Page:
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    ROUSSEAU, Henri  

HENRI ROUSSEAU Laval (1844), Paris (1910). French painter.

Henri Rousseau attended the lycée there until 1860. While working for a lawyer in 1863, Rousseau was charged with petty larceny and joined the army to avoid scandal. He never saw combat and did not travel outside France, but his colleagues’ adventures in Mexico inspired him to create legends of his own foreign journeys. Upon his father’s death in 1868, Rousseau left the army. The following year, he entered the Paris municipal toll-collecting service as a second-class clerk; he was never promoted although he has traditionally been called “Le Douanier” (customs official). In 1884, Rousseau obtained a permit to sketch in the national museums. He sent two paintings to the Salon des Champs-Elysées in 1885, and from 1886 until his death he exhibited annually at the Salon des Indépendants.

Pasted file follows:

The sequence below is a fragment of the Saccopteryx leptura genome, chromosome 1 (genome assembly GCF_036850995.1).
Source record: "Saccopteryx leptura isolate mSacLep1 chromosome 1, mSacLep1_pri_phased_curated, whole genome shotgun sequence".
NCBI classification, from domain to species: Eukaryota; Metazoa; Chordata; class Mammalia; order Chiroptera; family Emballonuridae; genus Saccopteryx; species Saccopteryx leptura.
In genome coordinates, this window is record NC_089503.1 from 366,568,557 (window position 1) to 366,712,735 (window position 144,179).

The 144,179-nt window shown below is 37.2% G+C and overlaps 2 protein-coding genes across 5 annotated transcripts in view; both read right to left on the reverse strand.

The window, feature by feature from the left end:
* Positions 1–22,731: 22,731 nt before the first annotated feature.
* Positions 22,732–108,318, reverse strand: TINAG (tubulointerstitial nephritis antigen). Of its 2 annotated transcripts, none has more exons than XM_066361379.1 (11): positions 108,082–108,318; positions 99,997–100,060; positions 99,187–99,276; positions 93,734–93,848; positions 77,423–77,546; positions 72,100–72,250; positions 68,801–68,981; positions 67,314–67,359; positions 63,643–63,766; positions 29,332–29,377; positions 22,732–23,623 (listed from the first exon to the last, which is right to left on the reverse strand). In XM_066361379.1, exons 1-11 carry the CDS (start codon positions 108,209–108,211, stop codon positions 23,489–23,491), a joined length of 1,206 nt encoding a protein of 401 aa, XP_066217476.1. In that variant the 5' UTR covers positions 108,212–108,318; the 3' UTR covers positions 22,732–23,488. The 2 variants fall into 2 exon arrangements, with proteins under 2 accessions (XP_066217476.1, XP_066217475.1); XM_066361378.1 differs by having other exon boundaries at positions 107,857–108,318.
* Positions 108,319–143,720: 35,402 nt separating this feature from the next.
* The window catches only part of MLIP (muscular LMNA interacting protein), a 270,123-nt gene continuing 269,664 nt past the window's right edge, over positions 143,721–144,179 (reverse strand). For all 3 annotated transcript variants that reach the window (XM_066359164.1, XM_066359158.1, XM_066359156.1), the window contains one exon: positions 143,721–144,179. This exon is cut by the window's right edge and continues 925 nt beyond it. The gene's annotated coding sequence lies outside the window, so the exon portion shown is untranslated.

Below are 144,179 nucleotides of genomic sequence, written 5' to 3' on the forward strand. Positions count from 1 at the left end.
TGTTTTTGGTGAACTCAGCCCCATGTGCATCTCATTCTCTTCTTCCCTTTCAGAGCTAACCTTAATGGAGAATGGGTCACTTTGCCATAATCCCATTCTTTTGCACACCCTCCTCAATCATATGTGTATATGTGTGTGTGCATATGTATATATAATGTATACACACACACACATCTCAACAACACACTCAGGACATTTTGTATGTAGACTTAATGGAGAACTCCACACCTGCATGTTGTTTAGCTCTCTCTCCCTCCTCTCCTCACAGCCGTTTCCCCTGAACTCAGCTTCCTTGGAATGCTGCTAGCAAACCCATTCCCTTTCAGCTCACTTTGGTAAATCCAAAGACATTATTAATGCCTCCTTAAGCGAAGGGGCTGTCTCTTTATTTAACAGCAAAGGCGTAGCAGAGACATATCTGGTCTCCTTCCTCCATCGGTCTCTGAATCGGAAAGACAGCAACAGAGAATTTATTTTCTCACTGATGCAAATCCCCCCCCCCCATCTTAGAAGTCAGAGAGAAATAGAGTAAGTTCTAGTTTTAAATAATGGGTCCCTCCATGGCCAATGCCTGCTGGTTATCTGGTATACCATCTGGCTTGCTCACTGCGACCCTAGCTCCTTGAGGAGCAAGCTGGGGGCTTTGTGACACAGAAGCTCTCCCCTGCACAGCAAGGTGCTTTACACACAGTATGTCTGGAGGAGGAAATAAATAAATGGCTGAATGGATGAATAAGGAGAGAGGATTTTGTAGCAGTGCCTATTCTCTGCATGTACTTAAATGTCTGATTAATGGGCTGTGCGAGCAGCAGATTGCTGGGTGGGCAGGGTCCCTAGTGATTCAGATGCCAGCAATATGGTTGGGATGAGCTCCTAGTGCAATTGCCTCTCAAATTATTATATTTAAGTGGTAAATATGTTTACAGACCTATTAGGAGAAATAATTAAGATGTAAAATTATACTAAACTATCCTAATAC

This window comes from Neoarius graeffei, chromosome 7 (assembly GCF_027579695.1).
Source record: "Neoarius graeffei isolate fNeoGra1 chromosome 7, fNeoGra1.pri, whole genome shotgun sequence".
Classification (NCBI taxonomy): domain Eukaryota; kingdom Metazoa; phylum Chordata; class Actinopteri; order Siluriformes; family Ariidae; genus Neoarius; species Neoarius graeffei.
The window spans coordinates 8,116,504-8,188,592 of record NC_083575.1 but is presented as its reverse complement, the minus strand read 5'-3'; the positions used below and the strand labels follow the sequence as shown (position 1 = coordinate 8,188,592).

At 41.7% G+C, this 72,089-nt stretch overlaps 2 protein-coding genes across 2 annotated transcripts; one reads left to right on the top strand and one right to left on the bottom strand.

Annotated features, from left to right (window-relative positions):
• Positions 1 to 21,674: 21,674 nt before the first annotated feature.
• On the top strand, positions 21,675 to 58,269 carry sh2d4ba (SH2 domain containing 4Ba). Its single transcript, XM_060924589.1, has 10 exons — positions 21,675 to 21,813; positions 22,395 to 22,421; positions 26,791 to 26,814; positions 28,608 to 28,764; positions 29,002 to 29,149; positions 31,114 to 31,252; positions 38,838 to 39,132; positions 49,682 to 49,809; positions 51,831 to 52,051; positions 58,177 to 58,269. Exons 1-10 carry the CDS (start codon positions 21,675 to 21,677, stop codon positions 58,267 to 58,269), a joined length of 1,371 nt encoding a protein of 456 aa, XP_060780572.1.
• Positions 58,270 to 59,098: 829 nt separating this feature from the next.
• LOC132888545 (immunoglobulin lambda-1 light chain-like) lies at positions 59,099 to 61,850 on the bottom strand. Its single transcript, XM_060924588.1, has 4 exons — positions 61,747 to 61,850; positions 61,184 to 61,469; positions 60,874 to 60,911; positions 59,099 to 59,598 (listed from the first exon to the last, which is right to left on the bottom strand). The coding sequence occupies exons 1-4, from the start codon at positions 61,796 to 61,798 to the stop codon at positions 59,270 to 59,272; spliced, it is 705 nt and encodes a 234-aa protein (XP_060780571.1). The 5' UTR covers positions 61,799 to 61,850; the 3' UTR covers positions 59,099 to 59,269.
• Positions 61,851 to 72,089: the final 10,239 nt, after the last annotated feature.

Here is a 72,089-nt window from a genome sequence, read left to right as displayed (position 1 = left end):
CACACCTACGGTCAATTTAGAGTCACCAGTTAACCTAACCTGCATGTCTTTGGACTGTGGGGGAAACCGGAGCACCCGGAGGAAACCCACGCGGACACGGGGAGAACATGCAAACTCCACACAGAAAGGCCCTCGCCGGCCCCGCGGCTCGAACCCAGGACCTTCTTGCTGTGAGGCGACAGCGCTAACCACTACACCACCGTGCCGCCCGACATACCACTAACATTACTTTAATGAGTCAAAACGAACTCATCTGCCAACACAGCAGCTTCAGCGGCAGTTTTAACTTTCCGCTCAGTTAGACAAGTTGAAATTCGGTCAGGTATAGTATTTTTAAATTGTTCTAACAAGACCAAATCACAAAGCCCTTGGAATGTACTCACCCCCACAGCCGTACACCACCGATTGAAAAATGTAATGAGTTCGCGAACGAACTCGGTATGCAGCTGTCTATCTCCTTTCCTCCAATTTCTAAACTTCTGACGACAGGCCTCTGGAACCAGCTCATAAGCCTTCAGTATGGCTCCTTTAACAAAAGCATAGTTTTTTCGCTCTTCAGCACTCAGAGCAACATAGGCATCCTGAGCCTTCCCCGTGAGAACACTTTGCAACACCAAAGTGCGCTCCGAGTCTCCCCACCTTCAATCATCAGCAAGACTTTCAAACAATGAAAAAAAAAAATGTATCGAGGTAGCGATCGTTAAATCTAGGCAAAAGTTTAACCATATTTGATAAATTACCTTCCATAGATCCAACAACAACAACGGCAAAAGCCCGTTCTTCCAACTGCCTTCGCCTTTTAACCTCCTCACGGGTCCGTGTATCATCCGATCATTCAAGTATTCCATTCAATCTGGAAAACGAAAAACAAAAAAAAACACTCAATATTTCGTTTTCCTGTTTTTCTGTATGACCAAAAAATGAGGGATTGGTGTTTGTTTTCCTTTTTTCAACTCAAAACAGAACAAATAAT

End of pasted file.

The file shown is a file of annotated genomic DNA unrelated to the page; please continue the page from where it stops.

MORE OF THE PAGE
By 1893, Rousseau retired from the toll service on a small pension and began to paint full-time. The same year, the artist met the writer Alfred Jarry, who encouraged him and introduced him into literary circles. In 1899, he wrote a five-act play entitled La Vengeance d’une Orpheline Russe. A waltz he composed, “Clémence,” was published in 1904. Rousseau became friendly with Robert Delaunay by 1906. In 1908, he began to hold musical and family evenings in his studio. Late that year, Picasso arranged a banquet in honor of Rousseau, which was attended by Guillaume Apollinaire, Max Jacob, and Marie Laurencin, among others.

By 1909, Rousseau’s paintings were acquired by the dealers Ambroise Vollard and Joseph Brummer. His first solo show was arranged in 1909 by Wilhelm Uhde and took place in a furniture shop in the rue Notre-Dame-des-Champs. Rousseau died September 2, 1910, in Paris. The same year, an exhibition of his work in the collection of Max Weber took place at Alfred Stieglitz’s gallery “291” in New York. He was given a retrospective at the Salon des Indépendants in 1911.

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